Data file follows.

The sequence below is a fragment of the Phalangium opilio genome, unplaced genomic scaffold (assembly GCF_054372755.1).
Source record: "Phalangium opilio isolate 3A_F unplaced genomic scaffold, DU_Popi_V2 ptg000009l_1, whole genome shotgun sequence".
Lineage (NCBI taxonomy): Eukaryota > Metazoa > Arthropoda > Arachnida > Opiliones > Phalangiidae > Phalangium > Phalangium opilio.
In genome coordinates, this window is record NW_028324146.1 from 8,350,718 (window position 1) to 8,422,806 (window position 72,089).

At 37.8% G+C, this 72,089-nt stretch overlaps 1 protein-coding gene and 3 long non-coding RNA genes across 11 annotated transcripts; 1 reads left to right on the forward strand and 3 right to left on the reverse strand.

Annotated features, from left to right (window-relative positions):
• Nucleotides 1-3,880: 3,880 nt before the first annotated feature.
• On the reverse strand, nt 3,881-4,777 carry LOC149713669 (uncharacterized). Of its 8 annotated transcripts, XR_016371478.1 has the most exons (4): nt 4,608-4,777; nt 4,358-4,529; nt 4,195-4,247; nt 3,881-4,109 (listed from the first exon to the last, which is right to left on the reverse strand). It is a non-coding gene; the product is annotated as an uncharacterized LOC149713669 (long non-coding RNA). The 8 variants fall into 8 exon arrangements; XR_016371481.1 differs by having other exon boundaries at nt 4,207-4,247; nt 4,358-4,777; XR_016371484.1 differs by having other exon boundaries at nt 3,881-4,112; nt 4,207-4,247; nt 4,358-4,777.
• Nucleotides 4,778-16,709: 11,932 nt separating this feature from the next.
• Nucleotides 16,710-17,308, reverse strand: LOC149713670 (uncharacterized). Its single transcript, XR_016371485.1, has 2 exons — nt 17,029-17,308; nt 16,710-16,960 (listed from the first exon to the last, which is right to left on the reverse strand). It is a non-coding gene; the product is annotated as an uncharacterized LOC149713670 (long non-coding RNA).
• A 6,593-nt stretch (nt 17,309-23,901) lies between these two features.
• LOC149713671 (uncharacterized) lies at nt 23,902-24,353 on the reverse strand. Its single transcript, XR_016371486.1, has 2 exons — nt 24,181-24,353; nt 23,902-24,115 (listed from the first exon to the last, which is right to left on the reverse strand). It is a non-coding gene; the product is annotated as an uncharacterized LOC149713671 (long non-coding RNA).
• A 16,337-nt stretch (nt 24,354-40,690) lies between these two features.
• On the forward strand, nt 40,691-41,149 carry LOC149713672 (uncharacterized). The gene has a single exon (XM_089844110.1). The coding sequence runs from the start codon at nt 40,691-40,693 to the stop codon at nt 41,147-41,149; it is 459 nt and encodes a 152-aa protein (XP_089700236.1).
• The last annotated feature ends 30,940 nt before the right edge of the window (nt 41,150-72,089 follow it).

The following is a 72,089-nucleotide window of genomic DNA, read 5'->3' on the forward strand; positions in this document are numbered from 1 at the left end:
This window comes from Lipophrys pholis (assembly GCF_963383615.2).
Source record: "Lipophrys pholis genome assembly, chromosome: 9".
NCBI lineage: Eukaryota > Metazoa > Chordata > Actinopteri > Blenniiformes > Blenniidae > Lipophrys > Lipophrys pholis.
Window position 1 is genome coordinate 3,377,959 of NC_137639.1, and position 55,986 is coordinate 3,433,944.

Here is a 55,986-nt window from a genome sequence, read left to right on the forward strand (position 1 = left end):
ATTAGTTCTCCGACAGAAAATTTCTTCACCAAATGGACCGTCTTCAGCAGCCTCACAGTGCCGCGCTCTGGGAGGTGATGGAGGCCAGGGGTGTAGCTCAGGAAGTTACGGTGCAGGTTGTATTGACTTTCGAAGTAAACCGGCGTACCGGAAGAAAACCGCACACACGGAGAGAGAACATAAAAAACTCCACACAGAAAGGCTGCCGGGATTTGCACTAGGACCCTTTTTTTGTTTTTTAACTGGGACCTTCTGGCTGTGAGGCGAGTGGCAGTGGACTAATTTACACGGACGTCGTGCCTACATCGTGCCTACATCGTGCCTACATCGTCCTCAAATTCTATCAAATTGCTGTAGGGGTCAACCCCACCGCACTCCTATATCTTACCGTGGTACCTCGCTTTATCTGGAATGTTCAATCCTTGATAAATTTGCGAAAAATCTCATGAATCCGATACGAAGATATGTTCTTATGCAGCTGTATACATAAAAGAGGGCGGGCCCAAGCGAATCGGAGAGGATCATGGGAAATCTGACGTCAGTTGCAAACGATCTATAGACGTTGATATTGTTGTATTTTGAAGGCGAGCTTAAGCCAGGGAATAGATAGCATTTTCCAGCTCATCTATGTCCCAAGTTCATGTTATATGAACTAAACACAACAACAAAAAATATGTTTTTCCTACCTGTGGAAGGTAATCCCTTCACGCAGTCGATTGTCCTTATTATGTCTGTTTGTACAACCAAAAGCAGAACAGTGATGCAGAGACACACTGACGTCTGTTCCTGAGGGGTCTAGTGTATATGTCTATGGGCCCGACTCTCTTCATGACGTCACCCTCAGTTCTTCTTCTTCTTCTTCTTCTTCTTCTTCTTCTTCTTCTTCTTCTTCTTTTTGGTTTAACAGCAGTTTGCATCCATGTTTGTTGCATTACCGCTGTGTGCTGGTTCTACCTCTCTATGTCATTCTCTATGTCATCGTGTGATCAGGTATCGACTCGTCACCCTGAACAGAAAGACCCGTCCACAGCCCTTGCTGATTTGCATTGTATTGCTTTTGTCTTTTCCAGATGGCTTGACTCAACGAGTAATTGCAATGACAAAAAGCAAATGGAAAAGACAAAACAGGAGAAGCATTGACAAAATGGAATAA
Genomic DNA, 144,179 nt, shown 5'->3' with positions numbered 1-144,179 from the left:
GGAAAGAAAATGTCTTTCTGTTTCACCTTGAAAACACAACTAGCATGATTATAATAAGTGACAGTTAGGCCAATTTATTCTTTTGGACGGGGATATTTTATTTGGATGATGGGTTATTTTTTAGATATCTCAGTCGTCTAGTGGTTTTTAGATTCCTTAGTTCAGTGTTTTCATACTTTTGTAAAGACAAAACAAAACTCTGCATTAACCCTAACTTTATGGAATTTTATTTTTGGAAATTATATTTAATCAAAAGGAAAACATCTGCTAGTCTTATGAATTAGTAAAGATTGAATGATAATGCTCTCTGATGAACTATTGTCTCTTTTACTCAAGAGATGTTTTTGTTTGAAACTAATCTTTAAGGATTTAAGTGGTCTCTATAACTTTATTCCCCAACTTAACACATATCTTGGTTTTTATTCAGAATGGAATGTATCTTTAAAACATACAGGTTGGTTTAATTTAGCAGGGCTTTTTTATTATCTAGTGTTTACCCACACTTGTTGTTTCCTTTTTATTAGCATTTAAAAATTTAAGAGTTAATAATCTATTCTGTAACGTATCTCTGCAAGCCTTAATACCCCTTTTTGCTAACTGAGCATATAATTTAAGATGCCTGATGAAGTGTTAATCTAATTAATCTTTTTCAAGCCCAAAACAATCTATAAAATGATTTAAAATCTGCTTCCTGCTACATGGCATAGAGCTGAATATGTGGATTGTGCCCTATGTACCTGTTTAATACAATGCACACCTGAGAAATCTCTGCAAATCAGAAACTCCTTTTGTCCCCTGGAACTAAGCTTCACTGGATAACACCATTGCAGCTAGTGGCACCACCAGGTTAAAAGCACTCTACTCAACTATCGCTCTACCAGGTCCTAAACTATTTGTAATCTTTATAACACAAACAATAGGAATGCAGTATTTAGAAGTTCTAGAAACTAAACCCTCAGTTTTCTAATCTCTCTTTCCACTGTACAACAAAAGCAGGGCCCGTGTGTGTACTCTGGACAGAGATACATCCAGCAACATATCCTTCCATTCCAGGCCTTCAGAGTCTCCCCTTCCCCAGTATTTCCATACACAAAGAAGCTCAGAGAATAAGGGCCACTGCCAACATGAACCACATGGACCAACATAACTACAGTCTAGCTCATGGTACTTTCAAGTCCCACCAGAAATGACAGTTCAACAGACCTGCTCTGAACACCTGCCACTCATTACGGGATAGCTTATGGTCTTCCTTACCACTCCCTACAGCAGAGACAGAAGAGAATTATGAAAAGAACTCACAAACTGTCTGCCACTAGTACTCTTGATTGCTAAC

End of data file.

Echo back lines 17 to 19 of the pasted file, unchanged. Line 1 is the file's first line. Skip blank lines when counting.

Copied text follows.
This window comes from Lipophrys pholis (assembly GCF_963383615.2).
Source record: "Lipophrys pholis genome assembly, chromosome: 9".
NCBI lineage: Eukaryota > Metazoa > Chordata > Actinopteri > Blenniiformes > Blenniidae > Lipophrys > Lipophrys pholis.